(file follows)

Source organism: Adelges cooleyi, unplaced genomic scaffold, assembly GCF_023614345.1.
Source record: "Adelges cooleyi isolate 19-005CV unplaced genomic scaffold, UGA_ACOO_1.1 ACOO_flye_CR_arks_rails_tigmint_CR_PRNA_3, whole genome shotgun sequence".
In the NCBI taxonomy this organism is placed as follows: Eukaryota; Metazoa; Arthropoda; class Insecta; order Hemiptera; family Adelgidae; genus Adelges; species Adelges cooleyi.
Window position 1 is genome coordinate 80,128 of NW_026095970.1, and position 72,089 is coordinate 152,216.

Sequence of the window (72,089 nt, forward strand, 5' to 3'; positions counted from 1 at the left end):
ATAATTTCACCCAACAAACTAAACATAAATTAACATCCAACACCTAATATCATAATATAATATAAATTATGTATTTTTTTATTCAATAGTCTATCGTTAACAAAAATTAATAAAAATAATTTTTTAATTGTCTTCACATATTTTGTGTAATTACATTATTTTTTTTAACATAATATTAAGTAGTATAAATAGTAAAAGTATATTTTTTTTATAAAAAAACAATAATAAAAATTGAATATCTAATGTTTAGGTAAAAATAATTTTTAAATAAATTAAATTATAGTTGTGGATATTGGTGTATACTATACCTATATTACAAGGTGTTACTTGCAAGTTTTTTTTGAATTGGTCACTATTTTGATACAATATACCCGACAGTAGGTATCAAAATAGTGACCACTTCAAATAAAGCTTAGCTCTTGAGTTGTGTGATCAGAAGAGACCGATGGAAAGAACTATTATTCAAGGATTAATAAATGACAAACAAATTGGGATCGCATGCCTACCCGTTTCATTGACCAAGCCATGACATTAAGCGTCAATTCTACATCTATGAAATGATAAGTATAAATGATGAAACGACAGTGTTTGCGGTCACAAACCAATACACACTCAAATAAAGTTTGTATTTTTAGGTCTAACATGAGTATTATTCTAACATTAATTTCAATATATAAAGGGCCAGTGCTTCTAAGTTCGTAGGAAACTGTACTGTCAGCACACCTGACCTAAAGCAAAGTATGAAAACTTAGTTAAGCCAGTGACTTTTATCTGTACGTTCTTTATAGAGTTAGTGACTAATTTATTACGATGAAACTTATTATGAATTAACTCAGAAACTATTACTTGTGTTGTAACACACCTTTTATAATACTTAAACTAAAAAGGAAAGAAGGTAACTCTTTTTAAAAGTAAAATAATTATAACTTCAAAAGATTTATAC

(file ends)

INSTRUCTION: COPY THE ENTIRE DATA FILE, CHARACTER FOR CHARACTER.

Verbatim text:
Source organism: Adelges cooleyi, unplaced genomic scaffold, assembly GCF_023614345.1.
Source record: "Adelges cooleyi isolate 19-005CV unplaced genomic scaffold, UGA_ACOO_1.1 ACOO_flye_CR_arks_rails_tigmint_CR_PRNA_3, whole genome shotgun sequence".
In the NCBI taxonomy this organism is placed as follows: Eukaryota; Metazoa; Arthropoda; class Insecta; order Hemiptera; family Adelgidae; genus Adelges; species Adelges cooleyi.
Window position 1 is genome coordinate 80,128 of NW_026095970.1, and position 72,089 is coordinate 152,216.

Sequence of the window (72,089 nt, forward strand, 5' to 3'; positions counted from 1 at the left end):
ATAATTTCACCCAACAAACTAAACATAAATTAACATCCAACACCTAATATCATAATATAATATAAATTATGTATTTTTTTATTCAATAGTCTATCGTTAACAAAAATTAATAAAAATAATTTTTTAATTGTCTTCACATATTTTGTGTAATTACATTATTTTTTTTAACATAATATTAAGTAGTATAAATAGTAAAAGTATATTTTTTTTATAAAAAAACAATAATAAAAATTGAATATCTAATGTTTAGGTAAAAATAATTTTTAAATAAATTAAATTATAGTTGTGGATATTGGTGTATACTATACCTATATTACAAGGTGTTACTTGCAAGTTTTTTTTGAATTGGTCACTATTTTGATACAATATACCCGACAGTAGGTATCAAAATAGTGACCACTTCAAATAAAGCTTAGCTCTTGAGTTGTGTGATCAGAAGAGACCGATGGAAAGAACTATTATTCAAGGATTAATAAATGACAAACAAATTGGGATCGCATGCCTACCCGTTTCATTGACCAAGCCATGACATTAAGCGTCAATTCTACATCTATGAAATGATAAGTATAAATGATGAAACGACAGTGTTTGCGGTCACAAACCAATACACACTCAAATAAAGTTTGTATTTTTAGGTCTAACATGAGTATTATTCTAACATTAATTTCAATATATAAAGGGCCAGTGCTTCTAAGTTCGTAGGAAACTGTACTGTCAGCACACCTGACCTAAAGCAAAGTATGAAAACTTAGTTAAGCCAGTGACTTTTATCTGTACGTTCTTTATAGAGTTAGTGACTAATTTATTACGATGAAACTTATTATGAATTAACTCAGAAACTATTACTTGTGTTGTAACACACCTTTTATAATACTTAAACTAAAAAGGAAAGAAGGTAACTCTTTTTAAAAGTAAAATAATTATAACTTCAAAAGATTTATAC